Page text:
Money talks. Teens in Los Angeles discuss money: getting it, spending it and learning to live without it.
An original short film by award-winning filmmaker and photographer Lauren Greenfield, kids + money is a conversation with young people from diverse Los Angeles communities about the role of money in their lives.  From rich to poor, Pacific Palisades to East L.A., kids address how they are shaped by a culture of consumerism. 

A decade ago, photographer Lauren Greenfield’s breakthrough monograph, Fast Forward: Growing Up in the Shadow of Hollywood (Knopf), explored the way Los Angeles youth is affected by an overwhelming materialism that exalts image. One of the photographs from Fast Forward depicted Phoebe, a bored, tutu-clad three-year old, lying on a couch in the Barneys shoe department. Now 16, Phoebe makes a return appearance in kids + money.  Sensitive to the adverse effects of affluence, she says:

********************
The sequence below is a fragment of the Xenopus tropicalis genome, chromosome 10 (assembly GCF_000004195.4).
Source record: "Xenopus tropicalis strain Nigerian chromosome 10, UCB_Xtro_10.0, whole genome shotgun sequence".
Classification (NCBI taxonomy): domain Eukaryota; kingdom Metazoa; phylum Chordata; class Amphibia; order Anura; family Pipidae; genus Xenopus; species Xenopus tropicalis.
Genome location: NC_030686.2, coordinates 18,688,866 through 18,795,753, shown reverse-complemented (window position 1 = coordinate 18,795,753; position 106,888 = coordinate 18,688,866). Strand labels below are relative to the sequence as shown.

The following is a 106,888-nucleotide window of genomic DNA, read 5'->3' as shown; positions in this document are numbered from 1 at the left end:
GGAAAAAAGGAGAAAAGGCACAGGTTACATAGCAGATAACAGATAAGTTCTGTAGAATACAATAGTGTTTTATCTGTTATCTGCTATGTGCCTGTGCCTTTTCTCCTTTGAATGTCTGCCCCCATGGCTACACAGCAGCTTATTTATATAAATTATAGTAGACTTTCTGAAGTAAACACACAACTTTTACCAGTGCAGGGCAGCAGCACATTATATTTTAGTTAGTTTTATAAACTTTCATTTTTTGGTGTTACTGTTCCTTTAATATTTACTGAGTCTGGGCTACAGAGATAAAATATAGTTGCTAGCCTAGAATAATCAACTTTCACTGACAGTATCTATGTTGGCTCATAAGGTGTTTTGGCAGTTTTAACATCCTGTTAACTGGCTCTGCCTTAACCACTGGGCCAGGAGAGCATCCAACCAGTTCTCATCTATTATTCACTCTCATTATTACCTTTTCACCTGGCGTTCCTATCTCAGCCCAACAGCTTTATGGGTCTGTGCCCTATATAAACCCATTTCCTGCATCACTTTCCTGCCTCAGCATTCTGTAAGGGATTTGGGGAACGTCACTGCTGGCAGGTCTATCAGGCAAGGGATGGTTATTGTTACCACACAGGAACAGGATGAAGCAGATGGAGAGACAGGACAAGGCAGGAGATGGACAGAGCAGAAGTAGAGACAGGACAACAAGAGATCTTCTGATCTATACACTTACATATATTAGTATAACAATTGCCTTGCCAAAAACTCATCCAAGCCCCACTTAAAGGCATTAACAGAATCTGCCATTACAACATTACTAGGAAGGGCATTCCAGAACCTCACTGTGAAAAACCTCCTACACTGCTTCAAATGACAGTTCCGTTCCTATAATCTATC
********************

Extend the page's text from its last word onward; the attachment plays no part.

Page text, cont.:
In L.A., the money is on the surface level. When you meet someone, it’s like, “Hi.  I’m this person. I’m rich,” or “Hi, I’m this person. I wish I was rich.”  It shows up everywhere.  How tan you are, what jewelry you’re wearing. Girls have $3000 book bags just for school.  It doesn’t stop in high school—what car you drive, where you work, what kind of suit you are wearing. It’s a whole image thing that Hollywood  forces you to fit into.

In kids + money, Greenfield returns to her native Los Angeles to take the cultural temperature of a generation imprinted by commercial values. Born of the extremes of poverty and wealth that define the Los Angeles landscape, kids tell their stories in a series of interview-based “portraits.”